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Using Theater to Develope Character
Acting and writing are close companions and some believe they go hand and hand. Creative writing seems to have a strong presence in the theater.
The ancient Greeks and Romans gave us comedy, tragedy and satyr. The medieval centuries produced liturgical and passion plays and they were later refined in the renaissance and restoration periods. The nineteenth century saw advancements in melodrama and romanticism. The twentieth century improved realism and naturalism.
Nearly every culture has a theatrical style used for religious rituals and/or entertainment. The West Africans have Egungun masquerades. In Asia, there are Kathakali, Xiangsheng and Bunraku. The Middle East developed Puppet Theater and Ta’ziya and in the early 1950’s Europe embraced Theatre de l’Absurde.
Yet, something else progressed in all of this: character development.
Personalities are complex. Those complexities must surface when developing characters or they will suffer as stick figures to your readers. They won’t have any depth to intrigue and hold up the story they are placed in.
I enjoy studying characters and the theater gives me a good way to work some of them out, either as an observer or a participant.
I realize this may not be suitable for every writer but think of it this way. In role playing, I am able to more fully embrace the persona of an evil old woman who lives out in the woods and eats children without actually becoming that malevolent being.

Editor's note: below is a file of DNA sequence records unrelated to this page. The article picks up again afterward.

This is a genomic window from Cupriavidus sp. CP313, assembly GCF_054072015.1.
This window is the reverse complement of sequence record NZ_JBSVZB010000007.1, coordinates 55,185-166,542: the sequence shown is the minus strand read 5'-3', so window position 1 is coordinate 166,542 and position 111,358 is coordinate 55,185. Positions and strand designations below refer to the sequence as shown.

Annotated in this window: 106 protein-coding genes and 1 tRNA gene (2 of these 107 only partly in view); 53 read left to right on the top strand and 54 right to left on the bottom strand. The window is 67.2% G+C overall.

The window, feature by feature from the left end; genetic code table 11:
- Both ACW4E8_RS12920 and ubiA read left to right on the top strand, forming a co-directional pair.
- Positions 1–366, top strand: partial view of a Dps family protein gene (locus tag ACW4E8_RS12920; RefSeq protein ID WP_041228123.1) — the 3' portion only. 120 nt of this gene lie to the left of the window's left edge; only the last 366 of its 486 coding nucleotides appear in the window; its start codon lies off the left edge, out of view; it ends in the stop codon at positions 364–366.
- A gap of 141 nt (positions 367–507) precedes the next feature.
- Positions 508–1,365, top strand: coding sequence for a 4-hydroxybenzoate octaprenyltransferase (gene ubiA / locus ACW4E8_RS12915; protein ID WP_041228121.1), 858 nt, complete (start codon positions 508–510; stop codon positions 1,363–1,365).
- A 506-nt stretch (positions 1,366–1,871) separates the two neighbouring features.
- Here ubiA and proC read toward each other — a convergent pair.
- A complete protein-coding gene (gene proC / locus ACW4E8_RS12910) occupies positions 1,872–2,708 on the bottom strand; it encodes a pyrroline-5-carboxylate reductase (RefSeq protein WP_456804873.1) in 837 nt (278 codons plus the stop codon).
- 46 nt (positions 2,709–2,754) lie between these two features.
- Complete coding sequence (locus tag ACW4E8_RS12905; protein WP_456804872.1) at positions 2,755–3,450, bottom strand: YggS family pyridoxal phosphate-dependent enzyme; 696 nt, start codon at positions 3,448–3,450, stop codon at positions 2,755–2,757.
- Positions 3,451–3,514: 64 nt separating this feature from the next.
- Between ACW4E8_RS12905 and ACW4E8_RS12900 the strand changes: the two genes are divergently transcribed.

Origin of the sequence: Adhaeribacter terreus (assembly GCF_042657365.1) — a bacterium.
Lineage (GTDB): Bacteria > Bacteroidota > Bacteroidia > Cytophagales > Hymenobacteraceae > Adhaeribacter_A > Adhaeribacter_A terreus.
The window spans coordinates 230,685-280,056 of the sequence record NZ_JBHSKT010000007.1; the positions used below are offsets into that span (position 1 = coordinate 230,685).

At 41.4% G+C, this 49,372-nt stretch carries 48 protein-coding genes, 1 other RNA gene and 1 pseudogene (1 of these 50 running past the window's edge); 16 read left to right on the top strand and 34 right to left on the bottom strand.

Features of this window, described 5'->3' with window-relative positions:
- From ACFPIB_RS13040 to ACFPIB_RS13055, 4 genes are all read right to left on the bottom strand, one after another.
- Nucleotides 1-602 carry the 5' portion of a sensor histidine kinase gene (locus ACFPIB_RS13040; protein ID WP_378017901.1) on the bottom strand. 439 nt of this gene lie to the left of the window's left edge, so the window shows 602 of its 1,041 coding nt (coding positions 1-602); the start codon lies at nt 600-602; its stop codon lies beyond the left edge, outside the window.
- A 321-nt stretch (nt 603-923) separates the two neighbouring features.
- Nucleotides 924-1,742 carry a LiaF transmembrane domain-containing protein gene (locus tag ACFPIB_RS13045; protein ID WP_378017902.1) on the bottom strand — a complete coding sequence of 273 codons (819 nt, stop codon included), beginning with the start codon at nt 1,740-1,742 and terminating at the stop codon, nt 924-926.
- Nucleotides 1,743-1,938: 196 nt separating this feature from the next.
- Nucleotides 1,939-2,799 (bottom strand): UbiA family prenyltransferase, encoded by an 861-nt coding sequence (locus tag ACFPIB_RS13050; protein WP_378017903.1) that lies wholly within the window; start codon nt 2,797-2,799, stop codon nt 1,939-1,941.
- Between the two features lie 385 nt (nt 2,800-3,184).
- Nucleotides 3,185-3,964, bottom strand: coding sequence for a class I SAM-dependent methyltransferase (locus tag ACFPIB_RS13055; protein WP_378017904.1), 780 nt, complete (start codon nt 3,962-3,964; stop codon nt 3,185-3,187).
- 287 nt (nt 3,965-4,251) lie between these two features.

I can bring forth to the reader an awareness of her world, as in the pain in the old woman’s back and her side and knees because she’s bent over from osteoporosis or her limited vision because of the curve in her back may be the main reason she preys on children; she can see them. The reader would understand why the items in the old woman’s house are so condensed and explain the low light.
The writer should recognize the woman’s viewpoint and how it relates to her actions. Yes, these observations humanize the villainous hag because she is actually a human being who has gone wrong.
A theatrical role can give the writer an opportunity to experiment in order to tap into first-hand knowledge of character traits they may not have understood before. Maybe, you get a role of a dog who tries to capture a human’s attention, who just wants the mutt to stop barking. Can you imagine how frustrating that is for the dog?
Studying the people around you from afar is good but embracing a character intimately by acting is a more complete and enlightening experience.
It is not unusual for me to partially act out a scene that surfaced in my mind. A phrase or emotion sometimes slips out. Yes, my neighbors consider it odd but that to me is part of my art.
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